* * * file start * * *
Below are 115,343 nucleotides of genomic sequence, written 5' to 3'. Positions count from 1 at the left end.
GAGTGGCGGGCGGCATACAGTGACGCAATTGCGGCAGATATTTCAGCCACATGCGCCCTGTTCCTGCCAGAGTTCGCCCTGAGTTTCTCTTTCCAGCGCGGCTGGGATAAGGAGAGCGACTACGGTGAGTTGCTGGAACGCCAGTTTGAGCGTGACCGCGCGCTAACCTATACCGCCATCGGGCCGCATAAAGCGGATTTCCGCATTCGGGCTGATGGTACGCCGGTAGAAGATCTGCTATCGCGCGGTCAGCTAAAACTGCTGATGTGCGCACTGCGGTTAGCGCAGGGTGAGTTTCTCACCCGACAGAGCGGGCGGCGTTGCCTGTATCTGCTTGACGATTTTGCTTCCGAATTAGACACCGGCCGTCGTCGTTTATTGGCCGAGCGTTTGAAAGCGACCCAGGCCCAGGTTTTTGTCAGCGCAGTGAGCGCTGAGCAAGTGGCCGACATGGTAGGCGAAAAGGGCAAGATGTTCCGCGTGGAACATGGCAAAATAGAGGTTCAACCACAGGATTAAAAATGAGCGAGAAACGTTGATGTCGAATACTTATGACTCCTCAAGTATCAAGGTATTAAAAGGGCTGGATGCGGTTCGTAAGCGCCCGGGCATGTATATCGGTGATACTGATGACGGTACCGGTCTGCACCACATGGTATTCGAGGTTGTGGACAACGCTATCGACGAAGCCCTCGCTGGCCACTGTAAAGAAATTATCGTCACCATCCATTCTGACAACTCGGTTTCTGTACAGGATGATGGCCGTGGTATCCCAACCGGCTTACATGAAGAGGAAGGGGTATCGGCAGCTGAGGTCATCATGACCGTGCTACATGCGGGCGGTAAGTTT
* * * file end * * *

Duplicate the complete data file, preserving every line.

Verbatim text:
Below are 115,343 nucleotides of genomic sequence, written 5' to 3'. Positions count from 1 at the left end.
GAGTGGCGGGCGGCATACAGTGACGCAATTGCGGCAGATATTTCAGCCACATGCGCCCTGTTCCTGCCAGAGTTCGCCCTGAGTTTCTCTTTCCAGCGCGGCTGGGATAAGGAGAGCGACTACGGTGAGTTGCTGGAACGCCAGTTTGAGCGTGACCGCGCGCTAACCTATACCGCCATCGGGCCGCATAAAGCGGATTTCCGCATTCGGGCTGATGGTACGCCGGTAGAAGATCTGCTATCGCGCGGTCAGCTAAAACTGCTGATGTGCGCACTGCGGTTAGCGCAGGGTGAGTTTCTCACCCGACAGAGCGGGCGGCGTTGCCTGTATCTGCTTGACGATTTTGCTTCCGAATTAGACACCGGCCGTCGTCGTTTATTGGCCGAGCGTTTGAAAGCGACCCAGGCCCAGGTTTTTGTCAGCGCAGTGAGCGCTGAGCAAGTGGCCGACATGGTAGGCGAAAAGGGCAAGATGTTCCGCGTGGAACATGGCAAAATAGAGGTTCAACCACAGGATTAAAAATGAGCGAGAAACGTTGATGTCGAATACTTATGACTCCTCAAGTATCAAGGTATTAAAAGGGCTGGATGCGGTTCGTAAGCGCCCGGGCATGTATATCGGTGATACTGATGACGGTACCGGTCTGCACCACATGGTATTCGAGGTTGTGGACAACGCTATCGACGAAGCCCTCGCTGGCCACTGTAAAGAAATTATCGTCACCATCCATTCTGACAACTCGGTTTCTGTACAGGATGATGGCCGTGGTATCCCAACCGGCTTACATGAAGAGGAAGGGGTATCGGCAGCTGAGGTCATCATGACCGTGCTACATGCGGGCGGTAAGTTT